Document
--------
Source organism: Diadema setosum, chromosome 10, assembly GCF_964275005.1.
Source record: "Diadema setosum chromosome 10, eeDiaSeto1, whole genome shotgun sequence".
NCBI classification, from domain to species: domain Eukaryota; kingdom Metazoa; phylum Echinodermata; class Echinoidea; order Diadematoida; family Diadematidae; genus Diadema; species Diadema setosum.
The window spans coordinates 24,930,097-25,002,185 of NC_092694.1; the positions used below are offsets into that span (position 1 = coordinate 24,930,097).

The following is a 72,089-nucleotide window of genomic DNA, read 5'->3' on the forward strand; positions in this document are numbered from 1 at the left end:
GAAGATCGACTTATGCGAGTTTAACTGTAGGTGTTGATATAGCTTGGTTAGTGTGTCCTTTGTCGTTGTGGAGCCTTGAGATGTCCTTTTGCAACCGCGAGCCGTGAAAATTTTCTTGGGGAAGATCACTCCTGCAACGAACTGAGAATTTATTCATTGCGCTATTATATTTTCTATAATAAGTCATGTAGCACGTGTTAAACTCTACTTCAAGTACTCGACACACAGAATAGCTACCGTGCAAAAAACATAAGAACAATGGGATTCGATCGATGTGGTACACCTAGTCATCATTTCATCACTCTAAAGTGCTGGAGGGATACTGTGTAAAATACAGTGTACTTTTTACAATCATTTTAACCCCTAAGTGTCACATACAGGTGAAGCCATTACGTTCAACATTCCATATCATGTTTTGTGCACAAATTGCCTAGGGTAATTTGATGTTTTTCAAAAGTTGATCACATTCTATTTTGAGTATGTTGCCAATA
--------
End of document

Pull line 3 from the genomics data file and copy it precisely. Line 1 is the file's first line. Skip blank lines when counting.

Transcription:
NCBI classification, from domain to species: domain Eukaryota; kingdom Metazoa; phylum Echinodermata; class Echinoidea; order Diadematoida; family Diadematidae; genus Diadema; species Diadema setosum.